Reflections from Sophomore Exchange, by Domniki Athanasiadou

I feel a little illegal. Here, sitting in a huge table, in a huge room of the college of William and Mary when I should have been sitting on the last session of the conference. I might be a little bit illegal. Or, maybe, unconventional, or rebellious. But, what is really wrong with that? A year ago I would never dare to do something like that, miss out a session from a conference; maybe a few days ago I wouldn’t have done that; maybe even some hours ago. Some minutes ago however, sitting in my last and most inspiring session of the conference, I thought about me, my life goals and my contribution in society. I walk around saying to people that my passion is to learn. I chose to go to the specific sessions that I went today because I thought I was going to learn more. And I did. But then, those few minutes ago I thought that if I did not sit down quietly to digest the things that I heard today, I was not going to keep any of those in my system. And I was lucky; I found this inspirational table, in this inspirational room with this inspirational window looking at the puffy white snow outside. So, now, what did I learn?

My day started listening to the talk of Clint Smith, an inspiration high school teacher, who happens to have a degree from Harvard University. Clint, if I may call him by his first name (I recently started calling speakers with their first name. I think it’s a power move. It might be wrong but it is still a power move.), showed me that I can be artistic and legitimate at the same time. I will remember his speech because in his speech he put a little bit of theatre, in the form of poem recital. In his poems, he did not talk about love, couples, and imaginative stories. He talked about people, human souls, the real struggle of his students. What stayed with me was his metaphor of students as people who were walking in the desert. Sometimes we do not consider the food deserts where the people who we serve live in. We don’t think that if they are hungry the only thing their body will be thinking about will be food. So, what stayed with me was that I need to try to understand the position of this person in order to serve better. But then, Dr. Adkins in my second breakout session showed me that you will never possible be in the same exact point as another person. He used this philosophical idea to show us that you will never be able to feel exactly what it is to be like the people you serve, but it is a good step to start with. The second step, according to Dr. Chris Adkins, is that you need to ask yourself how? How does this person feel? You need to take the focus out of yourself (how do I feel?) and put it on the person across from you. Figuring out how leads you to ask why? Why does this person feel this way? In this way, without even knowing it you increase your empathy and build yourself stronger to respond to your everyday life and community involvement.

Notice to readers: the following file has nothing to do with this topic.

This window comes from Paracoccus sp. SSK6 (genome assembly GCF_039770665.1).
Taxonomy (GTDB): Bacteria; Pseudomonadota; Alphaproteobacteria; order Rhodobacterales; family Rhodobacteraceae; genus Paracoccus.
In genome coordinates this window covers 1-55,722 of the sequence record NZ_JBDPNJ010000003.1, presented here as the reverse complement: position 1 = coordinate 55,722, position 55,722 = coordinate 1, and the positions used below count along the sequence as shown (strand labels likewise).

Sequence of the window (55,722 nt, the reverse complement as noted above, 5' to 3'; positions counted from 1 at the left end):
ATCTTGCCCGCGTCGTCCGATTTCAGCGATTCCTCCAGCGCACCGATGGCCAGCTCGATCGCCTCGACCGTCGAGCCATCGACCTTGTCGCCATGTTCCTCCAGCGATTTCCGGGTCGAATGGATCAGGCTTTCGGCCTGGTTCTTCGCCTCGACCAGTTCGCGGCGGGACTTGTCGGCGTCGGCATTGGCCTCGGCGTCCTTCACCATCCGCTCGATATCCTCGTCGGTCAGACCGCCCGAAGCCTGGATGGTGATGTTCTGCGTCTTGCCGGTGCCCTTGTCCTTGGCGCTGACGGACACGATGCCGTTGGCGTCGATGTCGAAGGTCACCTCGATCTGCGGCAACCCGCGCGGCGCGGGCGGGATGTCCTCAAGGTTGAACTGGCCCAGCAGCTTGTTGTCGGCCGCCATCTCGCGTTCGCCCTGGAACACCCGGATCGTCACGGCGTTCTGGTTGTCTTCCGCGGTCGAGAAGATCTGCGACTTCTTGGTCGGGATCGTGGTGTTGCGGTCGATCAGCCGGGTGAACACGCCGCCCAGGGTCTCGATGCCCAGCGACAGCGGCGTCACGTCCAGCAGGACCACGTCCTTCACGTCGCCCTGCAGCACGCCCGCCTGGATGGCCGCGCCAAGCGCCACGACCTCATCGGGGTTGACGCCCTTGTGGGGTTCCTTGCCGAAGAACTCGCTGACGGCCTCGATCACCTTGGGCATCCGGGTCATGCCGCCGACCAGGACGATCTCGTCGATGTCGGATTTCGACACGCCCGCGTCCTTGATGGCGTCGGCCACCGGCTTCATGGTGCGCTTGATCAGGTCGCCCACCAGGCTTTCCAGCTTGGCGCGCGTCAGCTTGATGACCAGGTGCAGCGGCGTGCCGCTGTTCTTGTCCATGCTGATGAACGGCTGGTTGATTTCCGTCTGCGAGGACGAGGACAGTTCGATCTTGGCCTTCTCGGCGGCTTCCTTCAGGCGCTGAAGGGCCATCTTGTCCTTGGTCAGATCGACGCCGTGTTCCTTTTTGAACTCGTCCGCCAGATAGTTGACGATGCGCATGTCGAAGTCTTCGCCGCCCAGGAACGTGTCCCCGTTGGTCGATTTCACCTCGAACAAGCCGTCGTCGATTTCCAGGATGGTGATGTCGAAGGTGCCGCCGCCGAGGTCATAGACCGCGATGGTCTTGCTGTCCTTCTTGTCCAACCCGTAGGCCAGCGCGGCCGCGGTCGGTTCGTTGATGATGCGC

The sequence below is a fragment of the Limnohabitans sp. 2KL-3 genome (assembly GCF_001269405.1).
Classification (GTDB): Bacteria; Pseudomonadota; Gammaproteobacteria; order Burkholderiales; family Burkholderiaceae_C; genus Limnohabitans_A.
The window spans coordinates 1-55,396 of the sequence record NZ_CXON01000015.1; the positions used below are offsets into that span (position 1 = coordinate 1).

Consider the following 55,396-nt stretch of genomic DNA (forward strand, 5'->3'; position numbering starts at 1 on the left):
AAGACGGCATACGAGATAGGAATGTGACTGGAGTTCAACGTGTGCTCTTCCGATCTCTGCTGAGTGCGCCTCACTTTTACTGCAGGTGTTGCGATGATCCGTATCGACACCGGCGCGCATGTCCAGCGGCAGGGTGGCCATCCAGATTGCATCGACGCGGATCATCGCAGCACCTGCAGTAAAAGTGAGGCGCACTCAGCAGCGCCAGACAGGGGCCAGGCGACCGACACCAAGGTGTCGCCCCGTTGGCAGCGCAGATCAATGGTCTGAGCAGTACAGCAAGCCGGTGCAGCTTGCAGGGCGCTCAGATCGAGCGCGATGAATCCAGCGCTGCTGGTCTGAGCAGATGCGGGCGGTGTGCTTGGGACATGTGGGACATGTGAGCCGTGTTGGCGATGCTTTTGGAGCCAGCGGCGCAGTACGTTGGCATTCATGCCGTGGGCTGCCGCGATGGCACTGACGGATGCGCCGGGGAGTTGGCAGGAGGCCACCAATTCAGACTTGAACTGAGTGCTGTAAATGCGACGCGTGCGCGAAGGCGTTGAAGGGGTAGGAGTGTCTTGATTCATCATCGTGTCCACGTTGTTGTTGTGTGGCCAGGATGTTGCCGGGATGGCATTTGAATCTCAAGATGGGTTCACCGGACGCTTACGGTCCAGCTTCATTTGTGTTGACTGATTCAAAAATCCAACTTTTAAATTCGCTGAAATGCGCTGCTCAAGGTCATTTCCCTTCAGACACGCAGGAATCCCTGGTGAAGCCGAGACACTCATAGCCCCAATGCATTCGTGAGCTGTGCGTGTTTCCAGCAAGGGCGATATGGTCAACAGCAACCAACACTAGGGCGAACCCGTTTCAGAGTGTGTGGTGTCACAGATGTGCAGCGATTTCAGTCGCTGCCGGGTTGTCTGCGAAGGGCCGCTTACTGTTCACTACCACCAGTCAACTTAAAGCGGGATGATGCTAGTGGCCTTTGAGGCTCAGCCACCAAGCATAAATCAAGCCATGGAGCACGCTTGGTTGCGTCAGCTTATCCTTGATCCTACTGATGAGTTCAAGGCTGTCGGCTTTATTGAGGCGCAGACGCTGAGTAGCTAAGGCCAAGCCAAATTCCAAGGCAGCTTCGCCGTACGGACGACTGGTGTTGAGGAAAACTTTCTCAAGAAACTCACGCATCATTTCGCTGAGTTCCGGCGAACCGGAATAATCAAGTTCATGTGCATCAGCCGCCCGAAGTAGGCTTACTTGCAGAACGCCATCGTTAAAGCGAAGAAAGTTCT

In my first session, some VCU students talked to us about gentrification and privilege. We heard the story of this 20-year-old gentleman in San Francisco, who tried to go back to his neighborhood, but could barely find some of its remnants left. Before I move on, how did you picture this guy that I just called gentlemen? Yeah, well, no he wasn’t the one you probably thought about. He was a young Latino guy whose neighborhood was completely changed, his culture was gone and all these for economic development and “image.” Now, I need to ask? How does he feel? And why does he really feel this way? We forget to think about that people feel, we tend to isolate and make judgments. If we sit back for a second then we realize that these people feel as well, and they act because of what they feel.

When you lose your culture, your people, your places of reference it is hard to relocate yourself as a citizen of the world. You lose your base and like a dog you chase your tail hoping one day you will find your base again. Volunteering, is calling this dog’s name. Saying, “Hey, buddy!” and distracting the dog from this self-damaging activity. Then the dog might look at you and bite you, or come closer and let you pet it. You might want to start training this dog, change the type of food he eats, give him vitamin supplements and proper vet treatment. Before you do that though, before you get into that process, look deep into this dog’s eyes and ask. Maybe this dog just needs a walk outside, or someone to just wake him up from his vicious cycle. That’s a funny example, but I know a lot of you talk to dogs, even though it might sound crazy and you will never admit it. It can’t be harder to ask a person, can it?